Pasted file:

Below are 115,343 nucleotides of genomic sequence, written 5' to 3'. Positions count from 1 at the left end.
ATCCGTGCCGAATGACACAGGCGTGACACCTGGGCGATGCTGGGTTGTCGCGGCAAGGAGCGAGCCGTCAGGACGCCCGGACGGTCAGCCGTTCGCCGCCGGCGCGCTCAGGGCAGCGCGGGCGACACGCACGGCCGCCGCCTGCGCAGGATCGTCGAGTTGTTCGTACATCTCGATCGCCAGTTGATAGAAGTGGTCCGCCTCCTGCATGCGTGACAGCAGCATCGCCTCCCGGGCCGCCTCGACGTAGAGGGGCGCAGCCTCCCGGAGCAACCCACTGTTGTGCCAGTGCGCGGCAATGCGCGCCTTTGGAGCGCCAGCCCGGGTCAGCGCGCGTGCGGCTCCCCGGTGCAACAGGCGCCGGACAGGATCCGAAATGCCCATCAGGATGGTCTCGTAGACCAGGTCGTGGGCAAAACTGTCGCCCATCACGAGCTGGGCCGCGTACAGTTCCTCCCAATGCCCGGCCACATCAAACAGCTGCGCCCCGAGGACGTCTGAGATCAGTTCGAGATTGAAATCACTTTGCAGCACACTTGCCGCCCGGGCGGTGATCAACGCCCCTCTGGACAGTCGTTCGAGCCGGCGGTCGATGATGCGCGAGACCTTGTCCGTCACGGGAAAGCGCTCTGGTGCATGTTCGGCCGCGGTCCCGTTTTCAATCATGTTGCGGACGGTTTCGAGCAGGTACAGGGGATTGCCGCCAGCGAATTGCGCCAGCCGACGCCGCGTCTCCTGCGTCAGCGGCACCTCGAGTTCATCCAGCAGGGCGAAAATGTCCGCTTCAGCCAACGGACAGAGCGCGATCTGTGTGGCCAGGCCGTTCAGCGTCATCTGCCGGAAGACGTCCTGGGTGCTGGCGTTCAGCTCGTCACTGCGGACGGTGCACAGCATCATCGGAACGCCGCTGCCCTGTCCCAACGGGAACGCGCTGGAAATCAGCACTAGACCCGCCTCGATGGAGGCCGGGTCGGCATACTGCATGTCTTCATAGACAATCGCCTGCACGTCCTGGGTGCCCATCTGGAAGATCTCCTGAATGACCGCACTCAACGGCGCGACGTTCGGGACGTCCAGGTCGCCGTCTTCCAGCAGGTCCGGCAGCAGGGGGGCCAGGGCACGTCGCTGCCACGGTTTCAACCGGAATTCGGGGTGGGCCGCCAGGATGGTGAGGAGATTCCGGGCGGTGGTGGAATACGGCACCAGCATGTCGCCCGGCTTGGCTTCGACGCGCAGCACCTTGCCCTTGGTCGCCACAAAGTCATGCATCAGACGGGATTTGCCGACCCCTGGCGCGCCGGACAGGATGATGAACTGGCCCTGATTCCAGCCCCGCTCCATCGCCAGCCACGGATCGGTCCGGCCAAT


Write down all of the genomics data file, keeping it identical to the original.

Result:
Below are 115,343 nucleotides of genomic sequence, written 5' to 3'. Positions count from 1 at the left end.
ATCCGTGCCGAATGACACAGGCGTGACACCTGGGCGATGCTGGGTTGTCGCGGCAAGGAGCGAGCCGTCAGGACGCCCGGACGGTCAGCCGTTCGCCGCCGGCGCGCTCAGGGCAGCGCGGGCGACACGCACGGCCGCCGCCTGCGCAGGATCGTCGAGTTGTTCGTACATCTCGATCGCCAGTTGATAGAAGTGGTCCGCCTCCTGCATGCGTGACAGCAGCATCGCCTCCCGGGCCGCCTCGACGTAGAGGGGCGCAGCCTCCCGGAGCAACCCACTGTTGTGCCAGTGCGCGGCAATGCGCGCCTTTGGAGCGCCAGCCCGGGTCAGCGCGCGTGCGGCTCCCCGGTGCAACAGGCGCCGGACAGGATCCGAAATGCCCATCAGGATGGTCTCGTAGACCAGGTCGTGGGCAAAACTGTCGCCCATCACGAGCTGGGCCGCGTACAGTTCCTCCCAATGCCCGGCCACATCAAACAGCTGCGCCCCGAGGACGTCTGAGATCAGTTCGAGATTGAAATCACTTTGCAGCACACTTGCCGCCCGGGCGGTGATCAACGCCCCTCTGGACAGTCGTTCGAGCCGGCGGTCGATGATGCGCGAGACCTTGTCCGTCACGGGAAAGCGCTCTGGTGCATGTTCGGCCGCGGTCCCGTTTTCAATCATGTTGCGGACGGTTTCGAGCAGGTACAGGGGATTGCCGCCAGCGAATTGCGCCAGCCGACGCCGCGTCTCCTGCGTCAGCGGCACCTCGAGTTCATCCAGCAGGGCGAAAATGTCCGCTTCAGCCAACGGACAGAGCGCGATCTGTGTGGCCAGGCCGTTCAGCGTCATCTGCCGGAAGACGTCCTGGGTGCTGGCGTTCAGCTCGTCACTGCGGACGGTGCACAGCATCATCGGAACGCCGCTGCCCTGTCCCAACGGGAACGCGCTGGAAATCAGCACTAGACCCGCCTCGATGGAGGCCGGGTCGGCATACTGCATGTCTTCATAGACAATCGCCTGCACGTCCTGGGTGCCCATCTGGAAGATCTCCTGAATGACCGCACTCAACGGCGCGACGTTCGGGACGTCCAGGTCGCCGTCTTCCAGCAGGTCCGGCAGCAGGGGGGCCAGGGCACGTCGCTGCCACGGTTTCAACCGGAATTCGGGGTGGGCCGCCAGGATGGTGAGGAGATTCCGGGCGGTGGTGGAATACGGCACCAGCATGTCGCCCGGCTTGGCTTCGACGCGCAGCACCTTGCCCTTGGTCGCCACAAAGTCATGCATCAGACGGGATTTGCCGACCCCTGGCGCGCCGGACAGGATGATGAACTGGCCCTGATTCCAGCCCCGCTCCATCGCCAGCCACGGATCGGTCCGGCCAAT